Please end my never-ending hub misery

Please someone help me before I completely toss these Smartthings!

I have about a 5000sf area (not that’s not the size of my house, I wish!) that I need to setup with Smartthings. I’m so confused on what devices should be setup and how… here’s some specs I’m dealing with. Mind you, Ive been in IT for 20 years from networking to developer…

  • Area is 5000sf - nothing unusual like concrete/steel
  • My main wifi is xfinity with newest router / gateway
  • I have about 90 wifi connected devices
  • About 25 of my devices need to be “controlled by Smartthings”… like lights, appliances etc.
  • I currently own 4 “hubs” and 2 “wifi” hubs (this means when you flip the device over, it designates the device as either “Smarthtings Hub” or “Smartthings Wifi”.) I’m willing to get different device combos if I need to!
  • I do not have any issues with wifi except in one small area, nor do any devices or drop / fail.


  • I want my setup to be optimal! Here are the questions:
  1. Should my space only have 1 hub and a bunch of wifi devices?
  2. If I have more than one hub at my location what is the benefit vs. having the wifi device?
  3. If I have more than one hub - should they become sub-hubs? What’s pros/cons?

I have no need for custom automation where I need one hub to have certain devices for automation. I rarely even use automations.

Please take this from the angle - if you were me how would you setup your house to make it the best wifi and zwave/zigbee connectivity? Do I have one hub and many wifis? Do I do sub-hubs?

Thank you so much, I really need to get this right so. Ican move on in life.

Can you clarify this? Links to the products and/or model numbers would help. Also, what devices are you trying to add to SmartThings?

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I’ve moved this to projects so you can get personalized responses rather than just device specifications.

First things first though: most smartthings hub models are designed to be only one hub per network. It’s not like Vera where you can string a bunch together.

The exception is the two models which were specifically designed to set up a “Wi-Fi mesh network”. The first generation, now discontinued, was called “smartthings connect home.“ The second model, the current one, was called “Samsung smartthings Wi-Fi hub with Plume.”

These two models, and only these two models, can be set up with additional hubs of the exact same model as “ sub hub“ for the Wi-Fi mesh network and can all operate on the same Z wave and Zigbee network.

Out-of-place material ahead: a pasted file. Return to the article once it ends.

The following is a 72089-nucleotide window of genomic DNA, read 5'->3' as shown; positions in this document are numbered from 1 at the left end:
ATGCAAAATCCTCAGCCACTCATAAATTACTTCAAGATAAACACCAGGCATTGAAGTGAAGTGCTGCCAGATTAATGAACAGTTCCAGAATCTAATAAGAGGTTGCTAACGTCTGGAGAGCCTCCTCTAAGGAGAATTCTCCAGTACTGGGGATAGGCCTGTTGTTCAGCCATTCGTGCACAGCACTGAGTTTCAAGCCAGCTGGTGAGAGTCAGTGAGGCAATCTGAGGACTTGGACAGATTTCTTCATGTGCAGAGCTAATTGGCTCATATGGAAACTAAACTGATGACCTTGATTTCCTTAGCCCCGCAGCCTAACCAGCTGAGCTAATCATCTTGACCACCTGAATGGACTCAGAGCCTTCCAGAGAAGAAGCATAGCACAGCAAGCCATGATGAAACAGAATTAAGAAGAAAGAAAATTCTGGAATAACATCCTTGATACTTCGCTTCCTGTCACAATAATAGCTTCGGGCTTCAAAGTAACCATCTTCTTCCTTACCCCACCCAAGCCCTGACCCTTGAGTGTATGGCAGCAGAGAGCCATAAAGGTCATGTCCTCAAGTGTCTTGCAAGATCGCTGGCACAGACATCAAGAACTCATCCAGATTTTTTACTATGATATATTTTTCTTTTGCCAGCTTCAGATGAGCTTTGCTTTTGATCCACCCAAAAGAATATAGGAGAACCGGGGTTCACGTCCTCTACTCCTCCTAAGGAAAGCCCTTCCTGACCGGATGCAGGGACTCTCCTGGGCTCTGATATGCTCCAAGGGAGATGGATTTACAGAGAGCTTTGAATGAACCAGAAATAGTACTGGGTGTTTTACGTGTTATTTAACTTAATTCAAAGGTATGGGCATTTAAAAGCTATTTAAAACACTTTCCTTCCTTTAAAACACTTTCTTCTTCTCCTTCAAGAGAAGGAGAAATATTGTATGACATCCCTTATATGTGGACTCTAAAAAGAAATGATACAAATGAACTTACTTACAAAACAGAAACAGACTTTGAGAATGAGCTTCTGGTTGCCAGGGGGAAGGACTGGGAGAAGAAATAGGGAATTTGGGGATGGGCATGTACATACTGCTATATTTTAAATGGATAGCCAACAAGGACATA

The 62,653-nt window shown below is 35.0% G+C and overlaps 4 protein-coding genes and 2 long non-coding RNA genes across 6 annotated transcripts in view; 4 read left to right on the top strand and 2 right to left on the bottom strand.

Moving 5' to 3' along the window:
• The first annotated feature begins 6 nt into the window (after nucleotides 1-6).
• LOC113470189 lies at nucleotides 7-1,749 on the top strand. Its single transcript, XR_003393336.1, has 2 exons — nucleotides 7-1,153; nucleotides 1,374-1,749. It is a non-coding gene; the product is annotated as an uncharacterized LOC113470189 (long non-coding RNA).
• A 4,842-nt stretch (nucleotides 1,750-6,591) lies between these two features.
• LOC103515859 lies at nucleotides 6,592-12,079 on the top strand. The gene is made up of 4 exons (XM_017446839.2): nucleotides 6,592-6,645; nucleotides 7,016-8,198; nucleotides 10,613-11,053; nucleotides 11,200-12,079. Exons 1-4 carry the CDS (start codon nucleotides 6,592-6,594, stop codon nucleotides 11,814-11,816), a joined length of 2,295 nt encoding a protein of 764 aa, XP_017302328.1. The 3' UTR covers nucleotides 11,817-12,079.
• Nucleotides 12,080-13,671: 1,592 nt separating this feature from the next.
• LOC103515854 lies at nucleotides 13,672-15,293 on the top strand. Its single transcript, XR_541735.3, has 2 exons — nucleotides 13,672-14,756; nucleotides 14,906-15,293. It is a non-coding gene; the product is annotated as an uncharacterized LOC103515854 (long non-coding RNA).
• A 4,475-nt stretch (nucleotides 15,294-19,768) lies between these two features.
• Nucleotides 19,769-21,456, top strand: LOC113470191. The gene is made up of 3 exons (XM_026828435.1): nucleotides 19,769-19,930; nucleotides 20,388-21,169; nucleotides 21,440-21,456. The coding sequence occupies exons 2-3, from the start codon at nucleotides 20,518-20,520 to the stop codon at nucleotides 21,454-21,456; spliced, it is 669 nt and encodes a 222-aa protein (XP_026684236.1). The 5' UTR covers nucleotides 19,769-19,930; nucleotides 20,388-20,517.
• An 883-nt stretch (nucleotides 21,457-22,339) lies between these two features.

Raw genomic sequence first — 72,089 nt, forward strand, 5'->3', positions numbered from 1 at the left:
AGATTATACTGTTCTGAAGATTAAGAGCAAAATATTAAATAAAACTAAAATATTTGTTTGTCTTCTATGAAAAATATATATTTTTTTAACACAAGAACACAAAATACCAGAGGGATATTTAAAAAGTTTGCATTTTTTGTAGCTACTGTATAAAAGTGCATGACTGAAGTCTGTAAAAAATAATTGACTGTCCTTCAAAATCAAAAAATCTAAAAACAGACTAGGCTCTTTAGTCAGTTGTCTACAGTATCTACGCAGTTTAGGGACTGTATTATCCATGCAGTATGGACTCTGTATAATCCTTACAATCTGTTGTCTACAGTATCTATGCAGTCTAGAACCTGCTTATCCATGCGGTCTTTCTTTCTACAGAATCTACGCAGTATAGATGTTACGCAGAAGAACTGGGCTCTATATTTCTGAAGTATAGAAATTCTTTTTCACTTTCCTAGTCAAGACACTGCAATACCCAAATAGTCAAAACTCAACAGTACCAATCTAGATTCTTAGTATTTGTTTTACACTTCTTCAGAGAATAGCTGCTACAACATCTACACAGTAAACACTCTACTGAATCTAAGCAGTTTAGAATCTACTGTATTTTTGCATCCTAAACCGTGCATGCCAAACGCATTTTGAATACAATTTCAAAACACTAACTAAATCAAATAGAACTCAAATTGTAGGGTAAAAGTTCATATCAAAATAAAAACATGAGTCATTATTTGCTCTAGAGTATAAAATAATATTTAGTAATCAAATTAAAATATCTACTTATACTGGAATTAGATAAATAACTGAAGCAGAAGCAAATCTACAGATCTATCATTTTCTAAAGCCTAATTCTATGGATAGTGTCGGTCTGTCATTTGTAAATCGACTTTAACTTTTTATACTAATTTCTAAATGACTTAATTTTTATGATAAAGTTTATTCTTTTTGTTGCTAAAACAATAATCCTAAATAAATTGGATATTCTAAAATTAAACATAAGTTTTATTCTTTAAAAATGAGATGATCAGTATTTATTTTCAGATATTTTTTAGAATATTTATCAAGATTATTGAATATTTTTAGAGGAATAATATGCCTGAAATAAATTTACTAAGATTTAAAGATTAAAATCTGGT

You absolutely cannot mix and match models together. And you can’t create sub hubs using any of the other smartthings hub models.

So most typically there would be only one hub for the set up you described.

The exception would be if you were using the Wi-Fi mesh model, in which case you would have some sub hubs, but they would have to be of the exact same model.


5000 sq ft is not an issue. We’ve created setups with a single hub covering 12,000 sq ft of house (yes house, not open space). It requires a good design/layout.

The key thing would be to have a good number of repeaters to give good coverage.

A note about z-wave repeaters, they have a 4 hop limitation so it would be great it keep the hub centrally located (if you have a v3 wifi hub then that should be easy). See this post for more details on how to design and check your z-wave network.

Similarly for ZigBee device you should have zigbee repeaters (mains powered devices). They don’t quite the same limitation as Z-Wave but keep in mind the longer the repeating distance the more the chances of errors and slower the response times. JD has some greats links for ZigBee design.


I don’t know if it’s “great,“ but the following covers most of the basics for Zigbee. (The topic title is a clickable link.)

That said, it’s important to understand the smartthings hub is a plastic box that includes multiple radios, each of which is used to create a separate network. There is one network for Zigbee. There is a different network for Z wave. And if you have one of the Wi-Fi mesh models, there is another network for Wi-Fi.

Getting good Wi-Fi coverage is a different issue than getting good Zigbee or zwave coverage.

That’s why knowing the brand and model numbers of the intended devices that will be added makes such a big difference in figuring out the optimal layout. :sunglasses: